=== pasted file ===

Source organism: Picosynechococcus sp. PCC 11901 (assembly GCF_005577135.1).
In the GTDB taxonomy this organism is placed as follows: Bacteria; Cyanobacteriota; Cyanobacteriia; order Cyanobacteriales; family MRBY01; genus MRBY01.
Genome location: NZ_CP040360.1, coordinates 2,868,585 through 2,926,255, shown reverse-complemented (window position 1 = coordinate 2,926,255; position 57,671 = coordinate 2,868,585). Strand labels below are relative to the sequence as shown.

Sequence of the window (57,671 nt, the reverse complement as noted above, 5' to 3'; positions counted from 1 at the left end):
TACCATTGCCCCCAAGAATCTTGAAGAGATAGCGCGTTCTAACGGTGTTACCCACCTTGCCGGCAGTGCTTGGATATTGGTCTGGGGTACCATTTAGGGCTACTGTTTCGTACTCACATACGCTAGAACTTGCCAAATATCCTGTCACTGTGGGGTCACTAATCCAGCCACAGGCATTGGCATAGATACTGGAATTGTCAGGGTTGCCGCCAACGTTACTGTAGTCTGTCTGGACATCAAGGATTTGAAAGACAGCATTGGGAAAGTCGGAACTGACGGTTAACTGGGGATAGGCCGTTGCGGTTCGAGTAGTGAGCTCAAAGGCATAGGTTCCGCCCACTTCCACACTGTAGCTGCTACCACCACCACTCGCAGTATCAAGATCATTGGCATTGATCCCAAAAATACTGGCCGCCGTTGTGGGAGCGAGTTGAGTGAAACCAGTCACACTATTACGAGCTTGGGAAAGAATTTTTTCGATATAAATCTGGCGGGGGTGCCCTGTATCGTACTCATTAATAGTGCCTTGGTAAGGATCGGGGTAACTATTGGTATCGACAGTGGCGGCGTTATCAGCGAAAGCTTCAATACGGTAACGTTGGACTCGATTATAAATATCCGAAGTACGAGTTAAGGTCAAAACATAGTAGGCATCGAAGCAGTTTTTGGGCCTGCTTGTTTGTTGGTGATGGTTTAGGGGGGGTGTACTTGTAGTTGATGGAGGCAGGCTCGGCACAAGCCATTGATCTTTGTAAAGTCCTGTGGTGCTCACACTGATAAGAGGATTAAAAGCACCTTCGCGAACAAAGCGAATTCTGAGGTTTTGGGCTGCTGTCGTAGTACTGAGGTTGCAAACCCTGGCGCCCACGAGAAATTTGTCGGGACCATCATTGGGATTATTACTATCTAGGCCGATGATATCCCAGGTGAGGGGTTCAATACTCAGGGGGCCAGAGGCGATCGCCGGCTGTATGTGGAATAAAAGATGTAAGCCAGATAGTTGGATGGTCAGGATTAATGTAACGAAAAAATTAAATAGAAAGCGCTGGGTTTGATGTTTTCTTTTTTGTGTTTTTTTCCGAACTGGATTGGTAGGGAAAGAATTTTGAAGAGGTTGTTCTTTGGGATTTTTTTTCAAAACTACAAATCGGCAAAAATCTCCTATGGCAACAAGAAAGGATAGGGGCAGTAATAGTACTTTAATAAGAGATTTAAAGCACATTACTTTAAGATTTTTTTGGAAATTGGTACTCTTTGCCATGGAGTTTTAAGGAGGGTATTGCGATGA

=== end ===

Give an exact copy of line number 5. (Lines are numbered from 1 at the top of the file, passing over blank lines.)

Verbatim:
TACCATTGCCCCCAAGAATCTTGAAGAGATAGCGCGTTCTAACGGTGTTACCCACCTTGCCGGCAGTGCTTGGATATTGGTCTGGGGTACCATTTAGGGCTACTGTTTCGTACTCACATACGCTAGAACTTGCCAAATATCCTGTCACTGTGGGGTCACTAATCCAGCCACAGGCATTGGCATAGATACTGGAATTGTCAGGGTTGCCGCCAACGTTACTGTAGTCTGTCTGGACATCAAGGATTTGAAAGACAGCATTGGGAAAGTCGGAACTGACGGTTAACTGGGGATAGGCCGTTGCGGTTCGAGTAGTGAGCTCAAAGGCATAGGTTCCGCCCACTTCCACACTGTAGCTGCTACCACCACCACTCGCAGTATCAAGATCATTGGCATTGATCCCAAAAATACTGGCCGCCGTTGTGGGAGCGAGTTGAGTGAAACCAGTCACACTATTACGAGCTTGGGAAAGAATTTTTTCGATATAAATCTGGCGGGGGTGCCCTGTATCGTACTCATTAATAGTGCCTTGGTAAGGATCGGGGTAACTATTGGTATCGACAGTGGCGGCGTTATCAGCGAAAGCTTCAATACGGTAACGTTGGACTCGATTATAAATATCCGAAGTACGAGTTAAGGTCAAAACATAGTAGGCATCGAAGCAGTTTTTGGGCCTGCTTGTTTGTTGGTGATGGTTTAGGGGGGGTGTACTTGTAGTTGATGGAGGCAGGCTCGGCACAAGCCATTGATCTTTGTAAAGTCCTGTGGTGCTCACACTGATAAGAGGATTAAAAGCACCTTCGCGAACAAAGCGAATTCTGAGGTTTTGGGCTGCTGTCGTAGTACTGAGGTTGCAAACCCTGGCGCCCACGAGAAATTTGTCGGGACCATCATTGGGATTATTACTATCTAGGCCGATGATATCCCAGGTGAGGGGTTCAATACTCAGGGGGCCAGAGGCGATCGCCGGCTGTATGTGGAATAAAAGATGTAAGCCAGATAGTTGGATGGTCAGGATTAATGTAACGAAAAAATTAAATAGAAAGCGCTGGGTTTGATGTTTTCTTTTTTGTGTTTTTTTCCGAACTGGATTGGTAGGGAAAGAATTTTGAAGAGGTTGTTCTTTGGGATTTTTTTTCAAAACTACAAATCGGCAAAAATCTCCTATGGCAACAAGAAAGGATAGGGGCAGTAATAGTACTTTAATAAGAGATTTAAAGCACATTACTTTAAGATTTTTTTGGAAATTGGTACTCTTTGCCATGGAGTTTTAAGGAGGGTATTGCGATGA